By David Himbara
Lo and behold – Rwanda’s formal economy employs only 9.6 percent of the country’s workforce. The rest of Rwanda’s workforce comprising 90.4 percent eke out a living in the informal economy. Informal employment is defined by the International Labour Organization (ILO) as work that “in law or in practice, not subject to national labour legislation, income taxation, and social protection.” Vital employment benefits such as pension, advance notice of dismissal, maternity leave, severance pay, paid annual or sick leave do not apply to the informal workplace. In short, the workforce of the informal economy is synonymous with impoverishment and hazardous working conditions. Employment protection of any kind is virtually non-existent in the informal sector.
The informal economy in Rwanda, a country led by General Paul Kagame for the past three decades, is collosal and all-encompassing. The 2021 National Institute of Statistics of Rwanda’s Labour Force Survey, Annual Report, published in March 2022, reveals the following:
“There were in total 2,981,209 persons with informal employment at main job constituting almost 90.4 percent of total employment.”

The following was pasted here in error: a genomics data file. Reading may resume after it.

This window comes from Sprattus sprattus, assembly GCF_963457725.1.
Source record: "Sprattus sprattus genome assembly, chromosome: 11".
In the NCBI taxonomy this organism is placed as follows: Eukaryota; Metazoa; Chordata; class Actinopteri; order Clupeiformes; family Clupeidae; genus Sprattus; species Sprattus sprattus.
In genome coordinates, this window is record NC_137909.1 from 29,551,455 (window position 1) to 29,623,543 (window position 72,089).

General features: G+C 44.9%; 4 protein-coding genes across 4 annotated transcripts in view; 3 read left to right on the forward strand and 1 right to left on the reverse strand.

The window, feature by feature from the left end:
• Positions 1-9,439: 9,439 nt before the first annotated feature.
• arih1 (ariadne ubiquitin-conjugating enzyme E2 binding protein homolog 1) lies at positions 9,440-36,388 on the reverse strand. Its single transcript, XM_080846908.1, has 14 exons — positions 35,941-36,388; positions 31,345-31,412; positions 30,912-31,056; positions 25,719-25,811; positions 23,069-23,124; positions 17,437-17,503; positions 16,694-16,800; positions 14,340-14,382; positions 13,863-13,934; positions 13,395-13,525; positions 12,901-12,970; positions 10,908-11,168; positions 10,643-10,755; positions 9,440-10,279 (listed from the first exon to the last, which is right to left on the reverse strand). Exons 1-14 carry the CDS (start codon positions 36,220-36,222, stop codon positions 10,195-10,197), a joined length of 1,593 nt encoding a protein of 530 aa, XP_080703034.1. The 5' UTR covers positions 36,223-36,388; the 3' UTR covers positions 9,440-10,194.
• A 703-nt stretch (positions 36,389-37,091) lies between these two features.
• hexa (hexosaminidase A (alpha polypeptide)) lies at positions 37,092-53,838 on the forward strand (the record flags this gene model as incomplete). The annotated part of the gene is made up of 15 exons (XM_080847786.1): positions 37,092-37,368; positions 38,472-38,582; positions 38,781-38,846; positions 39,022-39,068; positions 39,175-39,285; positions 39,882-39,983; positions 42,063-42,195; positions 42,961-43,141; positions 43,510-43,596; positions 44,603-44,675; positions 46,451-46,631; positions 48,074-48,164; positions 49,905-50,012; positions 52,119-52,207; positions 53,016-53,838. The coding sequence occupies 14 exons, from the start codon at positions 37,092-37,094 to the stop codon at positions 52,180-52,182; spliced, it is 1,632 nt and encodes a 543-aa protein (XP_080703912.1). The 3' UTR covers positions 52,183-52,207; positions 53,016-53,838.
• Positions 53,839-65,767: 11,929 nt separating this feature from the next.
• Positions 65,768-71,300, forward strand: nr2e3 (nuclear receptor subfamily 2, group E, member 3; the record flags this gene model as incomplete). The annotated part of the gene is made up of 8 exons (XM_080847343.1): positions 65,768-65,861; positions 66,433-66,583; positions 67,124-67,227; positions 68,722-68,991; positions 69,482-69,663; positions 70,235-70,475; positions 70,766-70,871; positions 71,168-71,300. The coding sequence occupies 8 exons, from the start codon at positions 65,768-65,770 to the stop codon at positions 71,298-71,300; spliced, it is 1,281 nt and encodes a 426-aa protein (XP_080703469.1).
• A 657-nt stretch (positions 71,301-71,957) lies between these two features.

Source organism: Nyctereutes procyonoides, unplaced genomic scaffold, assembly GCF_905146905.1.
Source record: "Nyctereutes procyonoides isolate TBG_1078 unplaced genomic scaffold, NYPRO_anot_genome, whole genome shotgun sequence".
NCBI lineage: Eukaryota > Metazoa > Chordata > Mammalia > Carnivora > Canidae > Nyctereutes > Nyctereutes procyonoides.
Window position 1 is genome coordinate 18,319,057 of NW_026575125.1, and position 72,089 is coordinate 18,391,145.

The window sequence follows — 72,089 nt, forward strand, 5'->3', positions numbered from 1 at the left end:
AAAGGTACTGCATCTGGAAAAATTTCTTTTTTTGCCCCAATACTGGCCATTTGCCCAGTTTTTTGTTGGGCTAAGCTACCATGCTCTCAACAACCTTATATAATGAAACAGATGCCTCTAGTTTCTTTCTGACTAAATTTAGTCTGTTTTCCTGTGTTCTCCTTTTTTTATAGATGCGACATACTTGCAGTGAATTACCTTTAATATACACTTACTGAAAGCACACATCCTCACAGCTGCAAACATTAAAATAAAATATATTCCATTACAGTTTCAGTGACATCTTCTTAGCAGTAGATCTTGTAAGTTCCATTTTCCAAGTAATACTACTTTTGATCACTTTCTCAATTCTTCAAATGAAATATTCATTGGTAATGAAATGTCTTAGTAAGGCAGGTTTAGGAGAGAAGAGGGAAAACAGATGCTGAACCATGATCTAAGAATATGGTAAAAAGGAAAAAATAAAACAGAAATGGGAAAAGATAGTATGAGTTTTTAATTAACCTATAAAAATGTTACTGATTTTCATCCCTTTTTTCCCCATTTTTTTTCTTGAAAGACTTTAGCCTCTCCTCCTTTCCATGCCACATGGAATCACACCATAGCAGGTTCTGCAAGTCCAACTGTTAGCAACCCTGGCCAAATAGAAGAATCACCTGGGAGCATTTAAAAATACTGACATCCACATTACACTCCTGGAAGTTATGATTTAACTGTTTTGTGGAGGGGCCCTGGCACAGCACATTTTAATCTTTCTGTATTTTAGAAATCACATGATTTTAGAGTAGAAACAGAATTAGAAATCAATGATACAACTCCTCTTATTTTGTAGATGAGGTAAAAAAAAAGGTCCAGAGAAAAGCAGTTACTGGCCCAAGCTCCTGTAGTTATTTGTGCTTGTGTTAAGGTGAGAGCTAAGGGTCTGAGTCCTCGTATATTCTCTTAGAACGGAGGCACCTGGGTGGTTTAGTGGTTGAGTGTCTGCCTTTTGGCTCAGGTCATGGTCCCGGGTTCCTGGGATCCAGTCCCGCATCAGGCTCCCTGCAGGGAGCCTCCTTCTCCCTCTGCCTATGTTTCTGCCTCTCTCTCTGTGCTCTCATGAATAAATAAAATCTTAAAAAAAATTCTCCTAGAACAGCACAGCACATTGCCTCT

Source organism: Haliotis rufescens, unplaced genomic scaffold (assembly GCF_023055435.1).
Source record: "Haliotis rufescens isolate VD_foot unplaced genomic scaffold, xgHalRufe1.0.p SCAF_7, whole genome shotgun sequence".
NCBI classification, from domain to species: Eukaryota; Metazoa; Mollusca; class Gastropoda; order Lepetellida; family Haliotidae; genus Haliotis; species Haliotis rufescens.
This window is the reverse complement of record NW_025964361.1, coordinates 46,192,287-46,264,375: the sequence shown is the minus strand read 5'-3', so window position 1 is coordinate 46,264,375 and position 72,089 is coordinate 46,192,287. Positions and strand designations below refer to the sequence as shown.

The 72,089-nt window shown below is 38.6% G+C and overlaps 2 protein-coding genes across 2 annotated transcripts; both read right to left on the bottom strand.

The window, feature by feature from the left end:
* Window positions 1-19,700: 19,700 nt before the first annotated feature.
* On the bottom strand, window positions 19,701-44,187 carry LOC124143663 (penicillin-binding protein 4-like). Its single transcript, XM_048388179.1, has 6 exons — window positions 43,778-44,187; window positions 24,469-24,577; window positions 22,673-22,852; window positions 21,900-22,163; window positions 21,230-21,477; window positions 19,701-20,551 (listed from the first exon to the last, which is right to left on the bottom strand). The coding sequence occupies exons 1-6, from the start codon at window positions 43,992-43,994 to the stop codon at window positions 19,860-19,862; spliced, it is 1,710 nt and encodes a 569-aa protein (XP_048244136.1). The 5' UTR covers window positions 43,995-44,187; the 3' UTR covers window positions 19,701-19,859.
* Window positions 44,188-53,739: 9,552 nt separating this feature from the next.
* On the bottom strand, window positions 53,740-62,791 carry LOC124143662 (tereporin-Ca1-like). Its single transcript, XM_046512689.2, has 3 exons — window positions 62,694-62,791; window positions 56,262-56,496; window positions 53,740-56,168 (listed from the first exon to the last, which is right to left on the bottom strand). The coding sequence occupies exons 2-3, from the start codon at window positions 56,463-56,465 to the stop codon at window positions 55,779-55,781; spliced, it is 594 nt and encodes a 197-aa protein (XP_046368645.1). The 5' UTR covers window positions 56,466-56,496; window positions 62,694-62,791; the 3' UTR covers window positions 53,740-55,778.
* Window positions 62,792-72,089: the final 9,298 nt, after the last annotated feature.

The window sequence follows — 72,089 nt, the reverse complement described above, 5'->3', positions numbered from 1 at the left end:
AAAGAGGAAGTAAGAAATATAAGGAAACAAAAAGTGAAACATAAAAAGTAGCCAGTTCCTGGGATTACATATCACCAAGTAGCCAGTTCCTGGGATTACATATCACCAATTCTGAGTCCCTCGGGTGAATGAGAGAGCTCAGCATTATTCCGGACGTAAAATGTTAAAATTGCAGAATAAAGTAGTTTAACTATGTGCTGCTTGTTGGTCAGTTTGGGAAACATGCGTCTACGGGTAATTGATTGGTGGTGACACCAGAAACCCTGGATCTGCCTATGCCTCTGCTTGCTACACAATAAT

Shockingly, even Rwanda’s formal economy employs informal workers. As described by the 2021 Rwanda’s Labour Force Survey, “a significant result was the presence of some 131,529 persons with informal jobs in formal sector.”
According the Labour Force Survey Trends of August 2022, the percentage distribution of the employed population in Rwanda by the branch of economic activity is as follows:
As shown in the above table, the largest masses of employed population in Rwanda eke out a living in Agriculture, forestry and fishing to the tune of 42.6 percent. Wholesale and retail trade, repair of motor vehicles and motorcycles absorbs 13 percent, followed by construction at 10.6 percent. Manufacturing and household domestic workers are almost tied at 5.7 percent and 5.2 percent respectively.
What goes on in General Kagame’s head when he sees this depressing data compared to his fantasies of following the footsteps of Asian tigers in transforming Rwanda? Here is one of his most infamous boastings:
“We have decentralized the state, reformed our business sector and strengthened our institutions…There is a view that development is a marathon, not a sprint. We do not agree. Development is a marathon that must be run at a sprint. In our pursuit of progress, we have of course looked to East Asia’s so-called ‘tiger’ economies for inspiration.”
This is Kagame and the art of the big lie – staggeringly deceptive. The delusions of grandeur continue unabated in the Kagame republic. The bigger the falsehood, the better. Stay tuned.